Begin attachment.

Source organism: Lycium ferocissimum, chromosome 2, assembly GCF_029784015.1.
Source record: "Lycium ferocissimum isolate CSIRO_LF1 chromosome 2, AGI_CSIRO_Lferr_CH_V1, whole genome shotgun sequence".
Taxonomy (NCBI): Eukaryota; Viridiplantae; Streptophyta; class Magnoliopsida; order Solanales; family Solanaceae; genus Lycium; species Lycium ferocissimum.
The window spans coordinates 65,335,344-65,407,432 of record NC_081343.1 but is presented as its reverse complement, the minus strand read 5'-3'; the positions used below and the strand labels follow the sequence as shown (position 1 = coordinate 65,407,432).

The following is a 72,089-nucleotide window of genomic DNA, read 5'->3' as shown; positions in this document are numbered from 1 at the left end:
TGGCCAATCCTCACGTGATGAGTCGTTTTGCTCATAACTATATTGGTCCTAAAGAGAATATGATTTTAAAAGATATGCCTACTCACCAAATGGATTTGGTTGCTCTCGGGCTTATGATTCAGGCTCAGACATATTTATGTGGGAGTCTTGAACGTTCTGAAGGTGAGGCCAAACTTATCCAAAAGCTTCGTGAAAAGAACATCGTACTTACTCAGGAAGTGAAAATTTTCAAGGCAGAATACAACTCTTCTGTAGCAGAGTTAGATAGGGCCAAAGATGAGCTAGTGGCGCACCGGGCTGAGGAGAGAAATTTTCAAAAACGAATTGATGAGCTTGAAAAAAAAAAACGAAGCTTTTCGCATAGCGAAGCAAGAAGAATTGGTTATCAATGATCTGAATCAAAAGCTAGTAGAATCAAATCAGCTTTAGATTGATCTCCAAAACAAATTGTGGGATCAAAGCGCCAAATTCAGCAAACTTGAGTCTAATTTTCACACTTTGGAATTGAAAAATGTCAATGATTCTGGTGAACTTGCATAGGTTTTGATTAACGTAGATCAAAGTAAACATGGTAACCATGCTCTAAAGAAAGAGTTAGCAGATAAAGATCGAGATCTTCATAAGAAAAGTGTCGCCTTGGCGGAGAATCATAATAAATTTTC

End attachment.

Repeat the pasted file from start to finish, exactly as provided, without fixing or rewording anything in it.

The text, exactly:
Source organism: Lycium ferocissimum, chromosome 2, assembly GCF_029784015.1.
Source record: "Lycium ferocissimum isolate CSIRO_LF1 chromosome 2, AGI_CSIRO_Lferr_CH_V1, whole genome shotgun sequence".
Taxonomy (NCBI): Eukaryota; Viridiplantae; Streptophyta; class Magnoliopsida; order Solanales; family Solanaceae; genus Lycium; species Lycium ferocissimum.
The window spans coordinates 65,335,344-65,407,432 of record NC_081343.1 but is presented as its reverse complement, the minus strand read 5'-3'; the positions used below and the strand labels follow the sequence as shown (position 1 = coordinate 65,407,432).

The following is a 72,089-nucleotide window of genomic DNA, read 5'->3' as shown; positions in this document are numbered from 1 at the left end:
TGGCCAATCCTCACGTGATGAGTCGTTTTGCTCATAACTATATTGGTCCTAAAGAGAATATGATTTTAAAAGATATGCCTACTCACCAAATGGATTTGGTTGCTCTCGGGCTTATGATTCAGGCTCAGACATATTTATGTGGGAGTCTTGAACGTTCTGAAGGTGAGGCCAAACTTATCCAAAAGCTTCGTGAAAAGAACATCGTACTTACTCAGGAAGTGAAAATTTTCAAGGCAGAATACAACTCTTCTGTAGCAGAGTTAGATAGGGCCAAAGATGAGCTAGTGGCGCACCGGGCTGAGGAGAGAAATTTTCAAAAACGAATTGATGAGCTTGAAAAAAAAAAACGAAGCTTTTCGCATAGCGAAGCAAGAAGAATTGGTTATCAATGATCTGAATCAAAAGCTAGTAGAATCAAATCAGCTTTAGATTGATCTCCAAAACAAATTGTGGGATCAAAGCGCCAAATTCAGCAAACTTGAGTCTAATTTTCACACTTTGGAATTGAAAAATGTCAATGATTCTGGTGAACTTGCATAGGTTTTGATTAACGTAGATCAAAGTAAACATGGTAACCATGCTCTAAAGAAAGAGTTAGCAGATAAAGATCGAGATCTTCATAAGAAAAGTGTCGCCTTGGCGGAGAATCATAATAAATTTTC